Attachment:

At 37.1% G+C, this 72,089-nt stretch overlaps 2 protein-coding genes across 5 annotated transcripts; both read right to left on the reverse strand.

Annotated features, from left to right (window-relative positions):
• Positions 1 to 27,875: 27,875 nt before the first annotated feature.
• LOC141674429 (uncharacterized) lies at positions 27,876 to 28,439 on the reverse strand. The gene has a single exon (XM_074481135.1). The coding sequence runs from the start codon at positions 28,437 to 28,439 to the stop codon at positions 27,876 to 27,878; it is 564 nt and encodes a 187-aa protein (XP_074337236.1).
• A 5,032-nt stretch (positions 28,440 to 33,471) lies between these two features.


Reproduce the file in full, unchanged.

At 37.1% G+C, this 72,089-nt stretch overlaps 2 protein-coding genes across 5 annotated transcripts; both read right to left on the reverse strand.

Annotated features, from left to right (window-relative positions):
• Positions 1 to 27,875: 27,875 nt before the first annotated feature.
• LOC141674429 (uncharacterized) lies at positions 27,876 to 28,439 on the reverse strand. The gene has a single exon (XM_074481135.1). The coding sequence runs from the start codon at positions 28,437 to 28,439 to the stop codon at positions 27,876 to 27,878; it is 564 nt and encodes a 187-aa protein (XP_074337236.1).
• A 5,032-nt stretch (positions 28,440 to 33,471) lies between these two features.